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I just started looking at structs in C++ and thought I might try and figure out how to overload the stream insertion operator to take and object of Line (which itself contains objects of Point). I think I need some sort of declaration of overloading in Line? and possibly point? I found some similiar questions but to be honest I can't figure it out at all.

It's a very simple program so hopefully someone could take the time to look at it and explain to me how I should be going about it?

#include <iostream>

using std::cin;
using std::cout;
using std::endl;
using std::istream;

//define Point & Line type
struct Point{
    float x, y;
struct Line{
    Point p1, p2;
    istream& operator>>( istream& in, const Line& line); //something like this here?
//function declarations
Point calcMidpoint(const Line& rline);

//operator overload
istream& operator>>( istream& in, const Line& line){
    in >> line.p1.x >> line.p1.y >> line.p2.x >> line.p2.y;
    return in;

int main(){
    Line line;
    cout << "please enter one pair of x and y values followed by another like so (x1 y1 x2 y2): ";
    cin >> line;
    //get midpoint of line
    Point mp;
    mp = returnMidpoint(line);
    cout << "The Midpoint is.. (" << mp.x << " " << mp.y << ")" <<endl;

    return 0;

//can be used in a large expression at the expence of creating temp instances
Point calcMidpoint(const Line& rline){
    Point midpoint;
    midpoint.x = (rline.p2.x + rline.p1.x) / 2;
    midpoint.y = (rline.p2.y + rline.p1.y) / 2;
    return midpoint;
share|improve this question
up vote 5 down vote accepted

Binary operators can only be defined as member functions if the first operand is of the type of the class. Since this isn't the case (the first operand is std::istream&), you must define a free function:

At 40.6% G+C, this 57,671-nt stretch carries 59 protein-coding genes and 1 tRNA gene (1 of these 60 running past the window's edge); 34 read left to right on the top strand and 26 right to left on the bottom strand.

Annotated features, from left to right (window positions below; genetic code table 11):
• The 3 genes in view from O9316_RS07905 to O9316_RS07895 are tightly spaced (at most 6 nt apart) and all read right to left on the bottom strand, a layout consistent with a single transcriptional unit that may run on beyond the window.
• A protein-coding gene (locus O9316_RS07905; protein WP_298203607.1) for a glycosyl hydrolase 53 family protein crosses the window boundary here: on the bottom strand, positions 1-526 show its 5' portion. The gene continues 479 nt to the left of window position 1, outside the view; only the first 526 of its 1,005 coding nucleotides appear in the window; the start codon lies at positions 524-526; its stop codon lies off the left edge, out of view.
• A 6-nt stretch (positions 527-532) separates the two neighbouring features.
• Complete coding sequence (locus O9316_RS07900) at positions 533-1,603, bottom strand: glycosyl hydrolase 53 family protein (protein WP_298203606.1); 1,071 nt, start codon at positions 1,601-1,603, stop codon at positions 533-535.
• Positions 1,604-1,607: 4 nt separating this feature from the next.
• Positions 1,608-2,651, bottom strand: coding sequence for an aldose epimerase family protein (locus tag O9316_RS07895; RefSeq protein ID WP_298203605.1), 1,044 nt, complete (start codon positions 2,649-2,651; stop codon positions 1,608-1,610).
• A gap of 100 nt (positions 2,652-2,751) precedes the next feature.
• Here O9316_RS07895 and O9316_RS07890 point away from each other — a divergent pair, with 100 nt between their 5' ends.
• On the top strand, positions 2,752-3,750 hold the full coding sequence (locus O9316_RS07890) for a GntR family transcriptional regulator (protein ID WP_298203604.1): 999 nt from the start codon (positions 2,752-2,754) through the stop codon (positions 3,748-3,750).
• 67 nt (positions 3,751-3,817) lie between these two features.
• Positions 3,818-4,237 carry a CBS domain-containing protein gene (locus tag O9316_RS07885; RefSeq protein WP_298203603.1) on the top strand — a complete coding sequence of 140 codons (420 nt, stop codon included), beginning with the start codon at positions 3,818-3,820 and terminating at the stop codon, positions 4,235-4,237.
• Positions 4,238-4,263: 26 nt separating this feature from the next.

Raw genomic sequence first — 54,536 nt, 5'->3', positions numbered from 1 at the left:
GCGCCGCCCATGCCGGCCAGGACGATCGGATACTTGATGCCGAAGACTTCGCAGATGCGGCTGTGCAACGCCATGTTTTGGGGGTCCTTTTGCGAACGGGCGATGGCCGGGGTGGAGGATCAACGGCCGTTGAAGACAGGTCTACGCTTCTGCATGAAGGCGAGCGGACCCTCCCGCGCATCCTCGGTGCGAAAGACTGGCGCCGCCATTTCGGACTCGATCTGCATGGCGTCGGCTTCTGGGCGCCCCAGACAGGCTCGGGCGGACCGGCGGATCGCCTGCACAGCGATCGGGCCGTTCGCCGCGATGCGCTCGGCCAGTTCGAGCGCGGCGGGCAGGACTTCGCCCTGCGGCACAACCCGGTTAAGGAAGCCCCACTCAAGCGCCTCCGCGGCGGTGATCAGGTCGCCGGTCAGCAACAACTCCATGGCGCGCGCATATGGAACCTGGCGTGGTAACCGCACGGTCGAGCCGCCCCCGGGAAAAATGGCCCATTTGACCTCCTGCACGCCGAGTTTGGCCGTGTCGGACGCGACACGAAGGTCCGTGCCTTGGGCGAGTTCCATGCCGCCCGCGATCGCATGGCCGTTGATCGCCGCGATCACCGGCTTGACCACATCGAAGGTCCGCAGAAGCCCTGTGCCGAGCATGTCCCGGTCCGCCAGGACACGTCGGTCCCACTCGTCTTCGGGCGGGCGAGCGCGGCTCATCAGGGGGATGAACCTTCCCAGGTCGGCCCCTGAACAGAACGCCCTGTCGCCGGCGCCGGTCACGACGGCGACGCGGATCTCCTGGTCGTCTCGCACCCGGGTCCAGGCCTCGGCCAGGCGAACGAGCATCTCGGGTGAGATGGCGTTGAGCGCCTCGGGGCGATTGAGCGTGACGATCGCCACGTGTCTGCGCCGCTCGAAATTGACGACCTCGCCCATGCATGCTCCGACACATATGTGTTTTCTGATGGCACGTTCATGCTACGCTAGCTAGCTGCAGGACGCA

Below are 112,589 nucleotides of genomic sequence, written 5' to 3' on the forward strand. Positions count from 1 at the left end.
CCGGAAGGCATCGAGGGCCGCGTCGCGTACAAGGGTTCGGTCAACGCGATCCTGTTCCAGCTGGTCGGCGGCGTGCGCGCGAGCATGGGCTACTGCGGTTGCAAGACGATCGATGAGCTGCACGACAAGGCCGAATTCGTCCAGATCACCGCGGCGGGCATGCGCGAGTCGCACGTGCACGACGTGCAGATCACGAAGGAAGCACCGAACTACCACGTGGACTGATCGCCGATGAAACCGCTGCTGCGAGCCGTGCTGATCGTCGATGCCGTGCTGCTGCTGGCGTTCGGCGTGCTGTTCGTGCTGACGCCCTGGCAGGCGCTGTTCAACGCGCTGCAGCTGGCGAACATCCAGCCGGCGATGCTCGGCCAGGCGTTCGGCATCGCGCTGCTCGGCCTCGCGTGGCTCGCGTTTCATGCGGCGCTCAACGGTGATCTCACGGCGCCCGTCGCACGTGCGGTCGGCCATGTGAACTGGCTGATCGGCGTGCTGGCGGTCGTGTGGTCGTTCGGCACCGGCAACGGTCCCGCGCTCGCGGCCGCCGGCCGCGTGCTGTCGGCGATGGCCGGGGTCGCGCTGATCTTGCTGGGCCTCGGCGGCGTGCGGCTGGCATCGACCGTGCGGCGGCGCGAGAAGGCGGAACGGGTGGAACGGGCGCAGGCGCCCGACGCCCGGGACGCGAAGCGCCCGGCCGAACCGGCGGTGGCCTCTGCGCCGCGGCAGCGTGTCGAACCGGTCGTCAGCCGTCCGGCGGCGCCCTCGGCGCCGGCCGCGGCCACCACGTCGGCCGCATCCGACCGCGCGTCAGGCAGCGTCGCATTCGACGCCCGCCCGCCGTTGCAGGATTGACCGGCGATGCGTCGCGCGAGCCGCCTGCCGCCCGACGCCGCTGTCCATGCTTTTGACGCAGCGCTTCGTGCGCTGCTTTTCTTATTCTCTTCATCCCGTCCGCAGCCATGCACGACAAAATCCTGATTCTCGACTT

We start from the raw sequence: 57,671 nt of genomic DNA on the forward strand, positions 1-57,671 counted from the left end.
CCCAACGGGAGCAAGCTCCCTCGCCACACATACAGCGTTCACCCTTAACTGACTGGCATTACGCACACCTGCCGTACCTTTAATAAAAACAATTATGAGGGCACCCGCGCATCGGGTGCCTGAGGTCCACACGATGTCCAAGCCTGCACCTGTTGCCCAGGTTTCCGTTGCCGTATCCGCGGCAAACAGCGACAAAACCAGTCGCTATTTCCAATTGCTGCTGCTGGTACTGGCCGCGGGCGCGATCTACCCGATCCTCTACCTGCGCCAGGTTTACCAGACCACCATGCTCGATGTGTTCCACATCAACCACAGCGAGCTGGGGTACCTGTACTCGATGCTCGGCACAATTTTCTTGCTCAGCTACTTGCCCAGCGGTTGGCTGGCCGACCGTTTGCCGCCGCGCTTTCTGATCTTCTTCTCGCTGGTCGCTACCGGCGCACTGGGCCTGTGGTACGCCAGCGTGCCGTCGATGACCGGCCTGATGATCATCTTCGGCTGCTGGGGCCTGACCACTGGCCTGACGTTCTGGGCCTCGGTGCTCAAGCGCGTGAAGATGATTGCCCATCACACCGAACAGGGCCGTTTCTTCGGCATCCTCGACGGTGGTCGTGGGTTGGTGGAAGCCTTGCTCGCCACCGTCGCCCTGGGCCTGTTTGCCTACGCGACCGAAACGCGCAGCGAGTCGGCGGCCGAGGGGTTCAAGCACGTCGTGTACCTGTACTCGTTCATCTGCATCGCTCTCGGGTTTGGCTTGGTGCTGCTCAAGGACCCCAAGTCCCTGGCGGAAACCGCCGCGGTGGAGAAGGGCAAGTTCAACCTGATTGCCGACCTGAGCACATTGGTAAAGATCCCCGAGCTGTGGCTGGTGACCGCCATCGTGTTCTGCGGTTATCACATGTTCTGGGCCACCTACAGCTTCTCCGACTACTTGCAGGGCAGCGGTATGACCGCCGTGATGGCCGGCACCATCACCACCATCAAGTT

class Foo;

std::istream & operator>>(std::istream & is, Foo & x)
  return is;

It might be useful to declare this function a friend inside your class so it can access private members.

share|improve this answer
i'm not familiar with the term free function, im currently googling for more info but mostly getting results on free() instead so if you fancy telling me a little more thatd be great :) also i just have the one cpp file with a couple of structs inside, at the moment in not really familiar with classes. Thanks for taking the time! – Holly Nov 24 '11 at 14:07
@holly: He just meant a normal functions that is not a method from some class. – hugomg Nov 24 '11 at 14:09
@Holly: A free function is a function that is not a member-function. That means it is declared outside of a class. – Björn Pollex Nov 24 '11 at 14:09
free function is short hand for "Free Standing Function" ie it is not a member of some other entity but stands alone. ie a normal function. – Loki Astari Nov 24 '11 at 15:39

You need to declare your operator>> as a free function. Apart from that, the code looks fine.

share|improve this answer
Thanks for taking the time, unfortunately i'm not familiar with the term free function, im currently googling for more info but mostly getting results on free() instead ha, in you could link me to a resource or tell me a bit more about what that means it would be appreciated :) – Holly Nov 24 '11 at 14:10

You can't overload the >> operator for input as a member function because your Line and Point are on the right side of the operator. Definitely a silly reason, but it is just the nature of the syntax.

When you get to classes, this is more important because your variables, such as p1.x, are going to be private and you won't be able to put them directly in.

Also, your const Line& line should not be const, because you are changing it by inputting into its variables!

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